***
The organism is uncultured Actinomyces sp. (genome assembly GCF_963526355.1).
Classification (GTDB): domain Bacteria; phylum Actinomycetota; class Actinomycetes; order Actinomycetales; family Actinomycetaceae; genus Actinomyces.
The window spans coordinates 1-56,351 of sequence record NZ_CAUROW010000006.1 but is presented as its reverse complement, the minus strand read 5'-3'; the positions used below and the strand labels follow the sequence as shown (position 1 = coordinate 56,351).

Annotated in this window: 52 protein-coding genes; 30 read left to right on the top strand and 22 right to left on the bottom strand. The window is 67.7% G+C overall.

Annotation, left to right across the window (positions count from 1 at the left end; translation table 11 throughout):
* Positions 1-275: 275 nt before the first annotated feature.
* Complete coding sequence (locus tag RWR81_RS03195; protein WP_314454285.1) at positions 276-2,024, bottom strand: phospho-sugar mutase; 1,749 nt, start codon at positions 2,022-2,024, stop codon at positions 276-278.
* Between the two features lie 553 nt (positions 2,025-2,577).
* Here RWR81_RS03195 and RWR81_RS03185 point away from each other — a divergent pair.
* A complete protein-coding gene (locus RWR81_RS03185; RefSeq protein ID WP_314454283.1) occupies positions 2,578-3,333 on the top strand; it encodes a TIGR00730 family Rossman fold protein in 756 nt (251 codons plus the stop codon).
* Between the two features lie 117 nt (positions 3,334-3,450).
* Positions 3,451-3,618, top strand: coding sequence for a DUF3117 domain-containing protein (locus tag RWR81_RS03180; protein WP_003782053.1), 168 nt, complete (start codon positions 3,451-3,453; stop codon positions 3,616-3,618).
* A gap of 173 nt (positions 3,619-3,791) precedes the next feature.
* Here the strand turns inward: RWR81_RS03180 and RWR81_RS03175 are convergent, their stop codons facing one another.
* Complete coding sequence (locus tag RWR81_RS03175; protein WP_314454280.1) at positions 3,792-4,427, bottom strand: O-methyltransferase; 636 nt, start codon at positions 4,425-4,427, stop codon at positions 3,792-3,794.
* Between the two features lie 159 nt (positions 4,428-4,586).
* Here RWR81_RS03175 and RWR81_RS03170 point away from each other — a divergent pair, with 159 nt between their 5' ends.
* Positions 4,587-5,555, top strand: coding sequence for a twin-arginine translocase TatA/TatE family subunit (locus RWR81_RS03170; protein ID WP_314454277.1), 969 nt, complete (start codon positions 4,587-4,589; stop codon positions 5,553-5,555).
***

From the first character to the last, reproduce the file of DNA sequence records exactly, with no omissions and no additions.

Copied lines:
The organism is uncultured Actinomyces sp. (genome assembly GCF_963526355.1).
Classification (GTDB): domain Bacteria; phylum Actinomycetota; class Actinomycetes; order Actinomycetales; family Actinomycetaceae; genus Actinomyces.
The window spans coordinates 1-56,351 of sequence record NZ_CAUROW010000006.1 but is presented as its reverse complement, the minus strand read 5'-3'; the positions used below and the strand labels follow the sequence as shown (position 1 = coordinate 56,351).

Annotated in this window: 52 protein-coding genes; 30 read left to right on the top strand and 22 right to left on the bottom strand. The window is 67.7% G+C overall.

Annotation, left to right across the window (positions count from 1 at the left end; translation table 11 throughout):
* Positions 1-275: 275 nt before the first annotated feature.
* Complete coding sequence (locus tag RWR81_RS03195; protein WP_314454285.1) at positions 276-2,024, bottom strand: phospho-sugar mutase; 1,749 nt, start codon at positions 2,022-2,024, stop codon at positions 276-278.
* Between the two features lie 553 nt (positions 2,025-2,577).
* Here RWR81_RS03195 and RWR81_RS03185 point away from each other — a divergent pair.
* A complete protein-coding gene (locus RWR81_RS03185; RefSeq protein ID WP_314454283.1) occupies positions 2,578-3,333 on the top strand; it encodes a TIGR00730 family Rossman fold protein in 756 nt (251 codons plus the stop codon).
* Between the two features lie 117 nt (positions 3,334-3,450).
* Positions 3,451-3,618, top strand: coding sequence for a DUF3117 domain-containing protein (locus tag RWR81_RS03180; protein WP_003782053.1), 168 nt, complete (start codon positions 3,451-3,453; stop codon positions 3,616-3,618).
* A gap of 173 nt (positions 3,619-3,791) precedes the next feature.
* Here the strand turns inward: RWR81_RS03180 and RWR81_RS03175 are convergent, their stop codons facing one another.
* Complete coding sequence (locus tag RWR81_RS03175; protein WP_314454280.1) at positions 3,792-4,427, bottom strand: O-methyltransferase; 636 nt, start codon at positions 4,425-4,427, stop codon at positions 3,792-3,794.
* Between the two features lie 159 nt (positions 4,428-4,586).
* Here RWR81_RS03175 and RWR81_RS03170 point away from each other — a divergent pair, with 159 nt between their 5' ends.
* Positions 4,587-5,555, top strand: coding sequence for a twin-arginine translocase TatA/TatE family subunit (locus RWR81_RS03170; protein ID WP_314454277.1), 969 nt, complete (start codon positions 4,587-4,589; stop codon positions 5,553-5,555).